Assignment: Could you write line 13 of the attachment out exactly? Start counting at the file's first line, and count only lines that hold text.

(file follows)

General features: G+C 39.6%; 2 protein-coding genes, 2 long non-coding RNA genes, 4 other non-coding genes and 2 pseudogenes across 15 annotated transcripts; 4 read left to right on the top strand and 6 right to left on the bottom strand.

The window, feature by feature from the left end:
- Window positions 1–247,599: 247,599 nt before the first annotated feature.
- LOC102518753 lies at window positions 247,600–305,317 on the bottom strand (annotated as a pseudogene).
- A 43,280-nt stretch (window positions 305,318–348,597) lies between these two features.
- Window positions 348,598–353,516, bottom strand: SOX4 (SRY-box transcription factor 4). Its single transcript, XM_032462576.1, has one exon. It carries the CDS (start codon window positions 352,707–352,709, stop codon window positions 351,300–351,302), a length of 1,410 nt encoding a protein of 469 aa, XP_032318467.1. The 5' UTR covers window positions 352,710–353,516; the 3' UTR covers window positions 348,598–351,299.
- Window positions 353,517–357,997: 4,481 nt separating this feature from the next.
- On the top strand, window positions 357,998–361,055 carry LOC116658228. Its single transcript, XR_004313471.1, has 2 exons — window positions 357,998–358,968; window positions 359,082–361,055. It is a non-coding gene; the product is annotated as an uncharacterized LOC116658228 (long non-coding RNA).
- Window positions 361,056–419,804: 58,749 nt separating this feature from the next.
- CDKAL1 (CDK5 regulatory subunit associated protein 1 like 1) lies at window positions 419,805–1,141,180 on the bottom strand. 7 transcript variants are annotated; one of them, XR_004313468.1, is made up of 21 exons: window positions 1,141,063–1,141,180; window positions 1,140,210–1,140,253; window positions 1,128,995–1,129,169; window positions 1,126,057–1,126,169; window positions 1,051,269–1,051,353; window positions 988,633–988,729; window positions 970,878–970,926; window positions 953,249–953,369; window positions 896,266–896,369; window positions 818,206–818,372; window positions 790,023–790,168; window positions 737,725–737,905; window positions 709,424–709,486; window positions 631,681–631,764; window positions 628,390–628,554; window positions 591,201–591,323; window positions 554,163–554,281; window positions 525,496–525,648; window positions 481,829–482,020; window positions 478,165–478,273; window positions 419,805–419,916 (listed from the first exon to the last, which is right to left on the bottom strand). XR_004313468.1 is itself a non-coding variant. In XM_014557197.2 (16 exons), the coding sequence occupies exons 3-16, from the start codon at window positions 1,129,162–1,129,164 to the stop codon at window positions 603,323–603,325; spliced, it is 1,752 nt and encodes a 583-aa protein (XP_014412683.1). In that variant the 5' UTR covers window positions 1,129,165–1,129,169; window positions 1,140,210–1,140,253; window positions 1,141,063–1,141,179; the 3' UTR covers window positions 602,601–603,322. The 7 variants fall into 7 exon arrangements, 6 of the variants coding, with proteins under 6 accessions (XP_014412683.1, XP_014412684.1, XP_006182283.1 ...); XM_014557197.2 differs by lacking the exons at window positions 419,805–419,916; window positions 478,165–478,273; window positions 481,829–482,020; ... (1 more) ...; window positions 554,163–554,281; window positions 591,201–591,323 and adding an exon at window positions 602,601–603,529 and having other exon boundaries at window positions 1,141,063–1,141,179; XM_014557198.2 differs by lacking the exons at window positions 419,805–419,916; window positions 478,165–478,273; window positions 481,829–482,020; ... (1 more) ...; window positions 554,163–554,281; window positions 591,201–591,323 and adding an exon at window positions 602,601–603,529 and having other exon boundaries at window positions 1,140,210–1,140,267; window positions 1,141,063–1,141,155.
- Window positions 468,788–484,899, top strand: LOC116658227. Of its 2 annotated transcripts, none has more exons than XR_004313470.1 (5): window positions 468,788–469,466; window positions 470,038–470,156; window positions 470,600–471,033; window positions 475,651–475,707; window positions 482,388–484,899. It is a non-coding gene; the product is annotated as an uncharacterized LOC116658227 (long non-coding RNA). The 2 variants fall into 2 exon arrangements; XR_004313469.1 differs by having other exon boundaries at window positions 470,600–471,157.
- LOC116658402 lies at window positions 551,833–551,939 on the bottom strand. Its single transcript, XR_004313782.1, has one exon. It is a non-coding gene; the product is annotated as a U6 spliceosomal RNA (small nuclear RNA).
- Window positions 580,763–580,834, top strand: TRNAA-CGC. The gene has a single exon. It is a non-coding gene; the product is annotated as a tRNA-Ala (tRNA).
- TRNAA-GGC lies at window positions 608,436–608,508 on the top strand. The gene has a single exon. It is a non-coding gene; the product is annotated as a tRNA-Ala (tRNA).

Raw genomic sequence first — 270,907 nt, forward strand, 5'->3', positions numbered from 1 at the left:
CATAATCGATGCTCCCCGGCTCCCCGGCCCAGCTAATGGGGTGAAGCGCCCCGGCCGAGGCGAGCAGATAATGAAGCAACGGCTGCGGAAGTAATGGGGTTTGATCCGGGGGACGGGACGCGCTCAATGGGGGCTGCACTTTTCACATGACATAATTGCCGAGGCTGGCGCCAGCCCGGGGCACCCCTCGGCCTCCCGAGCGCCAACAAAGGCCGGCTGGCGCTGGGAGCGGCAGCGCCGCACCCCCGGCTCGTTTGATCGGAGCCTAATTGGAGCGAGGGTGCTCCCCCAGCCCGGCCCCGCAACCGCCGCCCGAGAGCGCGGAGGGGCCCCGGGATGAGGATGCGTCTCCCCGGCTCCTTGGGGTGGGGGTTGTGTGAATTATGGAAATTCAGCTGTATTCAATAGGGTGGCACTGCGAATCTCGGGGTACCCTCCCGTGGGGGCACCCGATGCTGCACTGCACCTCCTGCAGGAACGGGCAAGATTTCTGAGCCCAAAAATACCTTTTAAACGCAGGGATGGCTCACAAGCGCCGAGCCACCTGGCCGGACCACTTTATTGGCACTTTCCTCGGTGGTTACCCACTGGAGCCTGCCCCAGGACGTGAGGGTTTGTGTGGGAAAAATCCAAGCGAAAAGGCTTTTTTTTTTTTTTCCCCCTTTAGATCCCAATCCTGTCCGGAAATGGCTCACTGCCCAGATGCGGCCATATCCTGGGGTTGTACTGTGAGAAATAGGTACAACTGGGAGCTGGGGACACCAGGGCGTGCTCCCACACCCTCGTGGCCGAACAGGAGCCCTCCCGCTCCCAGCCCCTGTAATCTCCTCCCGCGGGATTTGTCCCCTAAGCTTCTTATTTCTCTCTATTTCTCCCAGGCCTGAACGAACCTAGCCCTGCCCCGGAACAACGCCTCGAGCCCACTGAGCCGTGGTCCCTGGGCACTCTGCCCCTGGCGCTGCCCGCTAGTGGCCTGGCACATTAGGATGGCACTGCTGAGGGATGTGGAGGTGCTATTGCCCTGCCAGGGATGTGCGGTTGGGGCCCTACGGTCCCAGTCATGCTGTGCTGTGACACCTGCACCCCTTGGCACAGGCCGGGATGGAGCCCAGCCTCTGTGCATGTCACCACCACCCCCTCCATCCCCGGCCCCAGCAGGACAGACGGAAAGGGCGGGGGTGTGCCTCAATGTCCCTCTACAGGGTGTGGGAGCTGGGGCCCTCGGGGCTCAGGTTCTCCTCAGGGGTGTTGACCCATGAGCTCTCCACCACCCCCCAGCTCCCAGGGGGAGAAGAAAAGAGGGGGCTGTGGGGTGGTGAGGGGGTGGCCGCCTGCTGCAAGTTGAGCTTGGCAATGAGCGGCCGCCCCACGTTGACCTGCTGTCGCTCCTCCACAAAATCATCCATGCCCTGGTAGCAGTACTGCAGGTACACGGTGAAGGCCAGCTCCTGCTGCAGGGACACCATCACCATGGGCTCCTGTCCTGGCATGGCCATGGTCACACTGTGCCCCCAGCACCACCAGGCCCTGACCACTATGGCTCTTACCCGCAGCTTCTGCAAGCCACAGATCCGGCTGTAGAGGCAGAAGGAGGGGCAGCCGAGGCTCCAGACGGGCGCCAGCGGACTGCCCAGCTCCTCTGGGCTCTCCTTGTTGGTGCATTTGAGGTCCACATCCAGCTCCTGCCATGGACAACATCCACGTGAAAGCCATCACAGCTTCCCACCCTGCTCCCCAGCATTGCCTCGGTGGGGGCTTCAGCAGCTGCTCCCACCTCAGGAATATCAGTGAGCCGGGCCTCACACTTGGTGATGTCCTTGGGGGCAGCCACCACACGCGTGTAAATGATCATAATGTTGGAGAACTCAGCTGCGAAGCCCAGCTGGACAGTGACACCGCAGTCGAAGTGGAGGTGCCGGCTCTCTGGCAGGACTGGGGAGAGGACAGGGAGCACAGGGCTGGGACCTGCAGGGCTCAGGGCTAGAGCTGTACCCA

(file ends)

- Window positions 580,763–580,834, top strand: TRNAA-CGC. The gene has a single exon. It is a non-coding gene; the product is annotated as a tRNA-Ala (tRNA).